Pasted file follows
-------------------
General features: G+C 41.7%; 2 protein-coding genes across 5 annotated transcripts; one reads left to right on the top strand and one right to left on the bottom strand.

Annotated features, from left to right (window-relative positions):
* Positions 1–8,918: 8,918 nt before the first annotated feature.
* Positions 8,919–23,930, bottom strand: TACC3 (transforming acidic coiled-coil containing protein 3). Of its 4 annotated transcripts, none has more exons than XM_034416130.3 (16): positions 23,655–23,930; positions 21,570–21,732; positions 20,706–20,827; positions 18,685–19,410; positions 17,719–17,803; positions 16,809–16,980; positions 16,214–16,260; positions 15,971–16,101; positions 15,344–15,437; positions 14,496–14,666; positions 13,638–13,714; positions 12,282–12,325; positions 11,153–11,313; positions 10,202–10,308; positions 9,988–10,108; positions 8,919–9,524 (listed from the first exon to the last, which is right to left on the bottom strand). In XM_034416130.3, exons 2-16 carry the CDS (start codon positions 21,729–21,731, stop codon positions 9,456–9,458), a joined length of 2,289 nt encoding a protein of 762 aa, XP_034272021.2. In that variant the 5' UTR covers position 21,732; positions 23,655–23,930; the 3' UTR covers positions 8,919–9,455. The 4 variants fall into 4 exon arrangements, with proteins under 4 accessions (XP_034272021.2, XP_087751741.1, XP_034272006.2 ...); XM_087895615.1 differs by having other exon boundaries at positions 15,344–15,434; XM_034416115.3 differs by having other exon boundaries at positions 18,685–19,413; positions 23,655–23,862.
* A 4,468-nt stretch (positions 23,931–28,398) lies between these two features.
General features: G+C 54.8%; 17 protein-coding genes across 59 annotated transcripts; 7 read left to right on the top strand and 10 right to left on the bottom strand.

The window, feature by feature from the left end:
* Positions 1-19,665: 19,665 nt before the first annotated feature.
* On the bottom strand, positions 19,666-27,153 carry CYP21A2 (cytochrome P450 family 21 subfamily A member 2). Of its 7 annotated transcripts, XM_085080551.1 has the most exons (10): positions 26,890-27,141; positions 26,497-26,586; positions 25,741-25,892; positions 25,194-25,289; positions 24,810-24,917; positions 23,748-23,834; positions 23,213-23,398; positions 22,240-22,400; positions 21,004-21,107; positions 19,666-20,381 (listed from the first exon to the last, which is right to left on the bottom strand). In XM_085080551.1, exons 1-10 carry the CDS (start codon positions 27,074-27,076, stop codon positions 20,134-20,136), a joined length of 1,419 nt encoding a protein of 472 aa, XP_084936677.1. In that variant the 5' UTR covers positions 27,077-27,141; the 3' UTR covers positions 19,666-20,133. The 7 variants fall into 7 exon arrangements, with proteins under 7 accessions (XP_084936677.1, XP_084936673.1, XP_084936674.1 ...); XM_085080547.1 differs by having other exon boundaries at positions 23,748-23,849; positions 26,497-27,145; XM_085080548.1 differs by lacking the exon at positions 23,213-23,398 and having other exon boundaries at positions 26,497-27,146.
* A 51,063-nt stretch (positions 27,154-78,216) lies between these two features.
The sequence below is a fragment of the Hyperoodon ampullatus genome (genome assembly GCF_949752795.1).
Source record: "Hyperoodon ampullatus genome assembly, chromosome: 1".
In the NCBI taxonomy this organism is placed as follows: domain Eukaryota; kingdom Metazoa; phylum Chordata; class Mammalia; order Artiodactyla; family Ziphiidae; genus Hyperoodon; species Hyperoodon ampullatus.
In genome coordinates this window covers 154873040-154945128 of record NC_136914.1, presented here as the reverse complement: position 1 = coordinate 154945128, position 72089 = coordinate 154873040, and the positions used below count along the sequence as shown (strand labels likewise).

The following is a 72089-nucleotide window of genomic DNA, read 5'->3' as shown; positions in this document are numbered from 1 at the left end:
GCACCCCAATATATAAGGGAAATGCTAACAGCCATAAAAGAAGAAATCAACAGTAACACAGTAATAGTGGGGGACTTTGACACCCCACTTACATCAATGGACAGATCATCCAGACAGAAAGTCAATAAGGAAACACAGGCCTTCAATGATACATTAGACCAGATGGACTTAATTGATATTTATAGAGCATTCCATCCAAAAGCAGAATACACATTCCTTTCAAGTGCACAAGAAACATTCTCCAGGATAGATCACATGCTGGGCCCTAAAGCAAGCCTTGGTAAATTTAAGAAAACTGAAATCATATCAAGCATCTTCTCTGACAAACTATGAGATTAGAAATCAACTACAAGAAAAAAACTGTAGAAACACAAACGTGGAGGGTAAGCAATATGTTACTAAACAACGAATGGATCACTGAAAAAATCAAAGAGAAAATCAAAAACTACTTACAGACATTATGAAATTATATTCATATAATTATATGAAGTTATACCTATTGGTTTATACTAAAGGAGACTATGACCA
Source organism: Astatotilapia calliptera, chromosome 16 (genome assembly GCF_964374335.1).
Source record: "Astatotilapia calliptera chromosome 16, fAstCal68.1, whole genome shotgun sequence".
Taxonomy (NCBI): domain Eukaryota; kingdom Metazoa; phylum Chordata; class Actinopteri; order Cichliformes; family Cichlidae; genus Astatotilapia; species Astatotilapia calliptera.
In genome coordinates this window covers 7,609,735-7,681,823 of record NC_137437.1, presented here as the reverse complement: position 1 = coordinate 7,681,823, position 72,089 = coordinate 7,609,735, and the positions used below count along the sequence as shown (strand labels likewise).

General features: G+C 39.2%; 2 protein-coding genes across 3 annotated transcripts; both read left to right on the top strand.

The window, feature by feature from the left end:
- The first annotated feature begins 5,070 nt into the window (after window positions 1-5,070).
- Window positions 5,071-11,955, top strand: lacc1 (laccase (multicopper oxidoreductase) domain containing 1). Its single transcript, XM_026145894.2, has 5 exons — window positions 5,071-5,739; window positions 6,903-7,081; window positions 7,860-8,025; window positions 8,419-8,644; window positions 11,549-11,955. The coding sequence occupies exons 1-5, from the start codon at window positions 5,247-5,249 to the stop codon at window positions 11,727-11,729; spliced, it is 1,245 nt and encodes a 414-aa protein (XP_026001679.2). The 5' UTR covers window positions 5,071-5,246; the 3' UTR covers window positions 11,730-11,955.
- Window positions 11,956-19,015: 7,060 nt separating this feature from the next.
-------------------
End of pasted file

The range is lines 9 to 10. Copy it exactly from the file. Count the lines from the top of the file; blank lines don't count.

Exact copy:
* On the bottom strand, positions 19,666-27,153 carry CYP21A2 (cytochrome P450 family 21 subfamily A member 2). Of its 7 annotated transcripts, XM_085080551.1 has the most exons (10): positions 26,890-27,141; positions 26,497-26,586; positions 25,741-25,892; positions 25,194-25,289; positions 24,810-24,917; positions 23,748-23,834; positions 23,213-23,398; positions 22,240-22,400; positions 21,004-21,107; positions 19,666-20,381 (listed from the first exon to the last, which is right to left on the bottom strand). In XM_085080551.1, exons 1-10 carry the CDS (start codon positions 27,074-27,076, stop codon positions 20,134-20,136), a joined length of 1,419 nt encoding a protein of 472 aa, XP_084936677.1. In that variant the 5' UTR covers positions 27,077-27,141; the 3' UTR covers positions 19,666-20,133. The 7 variants fall into 7 exon arrangements, with proteins under 7 accessions (XP_084936677.1, XP_084936673.1, XP_084936674.1 ...); XM_085080547.1 differs by having other exon boundaries at positions 23,748-23,849; positions 26,497-27,145; XM_085080548.1 differs by lacking the exon at positions 23,213-23,398 and having other exon boundaries at positions 26,497-27,146.
* A 51,063-nt stretch (positions 27,154-78,216) lies between these two features.